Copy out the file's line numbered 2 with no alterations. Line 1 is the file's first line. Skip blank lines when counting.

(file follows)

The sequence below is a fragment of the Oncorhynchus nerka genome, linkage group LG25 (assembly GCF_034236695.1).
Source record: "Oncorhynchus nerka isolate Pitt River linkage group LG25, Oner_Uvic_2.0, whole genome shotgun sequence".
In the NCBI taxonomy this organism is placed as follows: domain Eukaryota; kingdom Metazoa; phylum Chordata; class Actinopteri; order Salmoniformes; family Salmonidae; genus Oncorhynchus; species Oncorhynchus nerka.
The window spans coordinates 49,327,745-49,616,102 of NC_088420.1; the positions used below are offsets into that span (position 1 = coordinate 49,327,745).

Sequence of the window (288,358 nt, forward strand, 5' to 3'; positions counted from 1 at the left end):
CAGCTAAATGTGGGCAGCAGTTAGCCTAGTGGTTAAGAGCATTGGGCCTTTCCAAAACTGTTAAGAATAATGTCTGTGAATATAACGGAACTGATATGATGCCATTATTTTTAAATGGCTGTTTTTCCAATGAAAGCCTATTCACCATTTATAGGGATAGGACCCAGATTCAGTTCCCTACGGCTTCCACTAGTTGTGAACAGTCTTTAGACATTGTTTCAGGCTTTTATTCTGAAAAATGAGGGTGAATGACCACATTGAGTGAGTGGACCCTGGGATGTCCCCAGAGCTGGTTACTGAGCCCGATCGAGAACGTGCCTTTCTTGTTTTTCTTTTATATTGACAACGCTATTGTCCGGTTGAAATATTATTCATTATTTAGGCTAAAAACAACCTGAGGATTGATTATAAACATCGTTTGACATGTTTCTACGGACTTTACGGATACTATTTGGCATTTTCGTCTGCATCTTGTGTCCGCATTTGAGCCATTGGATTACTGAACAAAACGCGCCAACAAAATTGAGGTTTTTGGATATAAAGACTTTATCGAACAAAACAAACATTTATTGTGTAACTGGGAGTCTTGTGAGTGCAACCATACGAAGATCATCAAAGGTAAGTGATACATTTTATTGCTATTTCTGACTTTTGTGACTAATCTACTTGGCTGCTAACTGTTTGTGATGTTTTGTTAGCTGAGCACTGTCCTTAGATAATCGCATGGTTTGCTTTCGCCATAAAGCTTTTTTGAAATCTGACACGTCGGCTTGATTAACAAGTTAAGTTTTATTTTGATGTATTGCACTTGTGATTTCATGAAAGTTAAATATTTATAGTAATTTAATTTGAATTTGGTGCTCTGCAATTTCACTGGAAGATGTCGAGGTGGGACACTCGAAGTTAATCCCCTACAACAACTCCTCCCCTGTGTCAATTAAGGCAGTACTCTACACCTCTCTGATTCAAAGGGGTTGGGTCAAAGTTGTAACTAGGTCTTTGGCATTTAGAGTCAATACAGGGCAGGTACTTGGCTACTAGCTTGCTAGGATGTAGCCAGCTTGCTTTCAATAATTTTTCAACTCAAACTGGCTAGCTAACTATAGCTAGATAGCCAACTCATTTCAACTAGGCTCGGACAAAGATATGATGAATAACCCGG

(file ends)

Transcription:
Source record: "Oncorhynchus nerka isolate Pitt River linkage group LG25, Oner_Uvic_2.0, whole genome shotgun sequence".